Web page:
The following comes from a June 9 story in the Tampa Bay (Florida) Times.

They were meant to hold images of the Eucharist, an elaborately decorated cross and St. Stephen clasping his hands in prayer as he readies himself to be stoned to death.

The church has never had stained glass windows before, and these were perfectly positioned to follow the trajectory of the sun as it rises and sets.

But now church officials don’t know when, or if, they’ll ever be filled with stained-glass depictions of those sacred images.

Stained glass windows are becoming too expensive for the church and everyone else, the result of an anticipated crackdown from the Environmental Protection Agency on glass manufacturers.

Those three windows, already designed by artists at Pharrmoors Studios in Orlando, may now have to be made with more expensive imported glass.

“It’s really put this out of range for us, unless we have some generous donor,” said the Rev. Robert Schneider, pastor of St. Stephen’s. “We can open the church with just clear glass, but it would sure be nice if we could have something there.”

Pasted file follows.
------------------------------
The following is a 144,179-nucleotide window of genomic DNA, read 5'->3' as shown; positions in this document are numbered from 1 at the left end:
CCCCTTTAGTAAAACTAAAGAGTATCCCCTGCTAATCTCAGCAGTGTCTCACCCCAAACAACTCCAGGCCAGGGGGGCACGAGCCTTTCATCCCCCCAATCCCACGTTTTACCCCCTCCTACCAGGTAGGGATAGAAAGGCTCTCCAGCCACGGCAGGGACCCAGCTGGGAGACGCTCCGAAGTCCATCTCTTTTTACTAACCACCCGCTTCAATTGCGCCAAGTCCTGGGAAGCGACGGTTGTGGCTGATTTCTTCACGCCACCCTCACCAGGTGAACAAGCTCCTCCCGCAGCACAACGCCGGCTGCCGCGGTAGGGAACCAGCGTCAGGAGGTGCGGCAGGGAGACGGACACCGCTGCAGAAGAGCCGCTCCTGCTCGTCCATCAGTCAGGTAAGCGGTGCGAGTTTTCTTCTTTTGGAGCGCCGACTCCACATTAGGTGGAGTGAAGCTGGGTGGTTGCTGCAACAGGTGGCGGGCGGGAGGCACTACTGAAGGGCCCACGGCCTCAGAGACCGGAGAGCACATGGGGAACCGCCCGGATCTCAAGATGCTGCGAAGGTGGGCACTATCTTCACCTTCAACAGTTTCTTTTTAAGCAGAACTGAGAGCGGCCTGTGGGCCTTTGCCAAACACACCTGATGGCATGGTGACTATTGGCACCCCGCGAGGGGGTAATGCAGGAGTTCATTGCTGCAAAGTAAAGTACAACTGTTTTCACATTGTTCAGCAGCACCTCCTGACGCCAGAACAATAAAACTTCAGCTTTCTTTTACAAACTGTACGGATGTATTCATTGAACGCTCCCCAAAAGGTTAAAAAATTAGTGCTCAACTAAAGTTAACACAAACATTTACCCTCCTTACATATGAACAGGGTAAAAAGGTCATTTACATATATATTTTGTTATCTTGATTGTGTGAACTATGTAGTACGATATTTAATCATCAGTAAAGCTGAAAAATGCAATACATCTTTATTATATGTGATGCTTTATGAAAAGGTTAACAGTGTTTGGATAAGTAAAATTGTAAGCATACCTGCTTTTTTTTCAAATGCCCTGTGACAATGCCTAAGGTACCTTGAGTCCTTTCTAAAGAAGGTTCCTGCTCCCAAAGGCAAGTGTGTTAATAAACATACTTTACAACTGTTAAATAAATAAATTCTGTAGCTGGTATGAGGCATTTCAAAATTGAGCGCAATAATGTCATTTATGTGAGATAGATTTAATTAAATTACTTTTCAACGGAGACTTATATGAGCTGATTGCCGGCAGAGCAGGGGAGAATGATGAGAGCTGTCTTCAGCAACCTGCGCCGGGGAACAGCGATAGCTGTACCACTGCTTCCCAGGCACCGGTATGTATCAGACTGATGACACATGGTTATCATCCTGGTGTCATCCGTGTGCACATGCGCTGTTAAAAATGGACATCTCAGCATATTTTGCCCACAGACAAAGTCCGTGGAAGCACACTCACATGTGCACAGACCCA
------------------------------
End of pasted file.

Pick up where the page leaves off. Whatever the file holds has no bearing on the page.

The EPA crackdown on glass manufacturing regulations stems from a February investigation into high levels of cadmium — a heavy metal that can cause lung cancer — and other toxic heavy metals found in the air around two glass factories in Portland, Ore.

But those are also the metals that add color to stained glass, which is delivered in squares and then melted and shaped by artists and workers.

Since 2007, EPA regulations have required that furnaces producing glass 24 hours a day, seven days a week must be equipped with industrial filters that prevent up to 99 percent of pollutants from escaping smokestacks. But small-batch furnaces, like those in specialty stained glass shops, were allowed to circumvent those rules.

Now the EPA may tighten those regulations, requiring all glass manufacturers that make more than 50 tons of glass a year with toxic chemicals to filter their exhaust….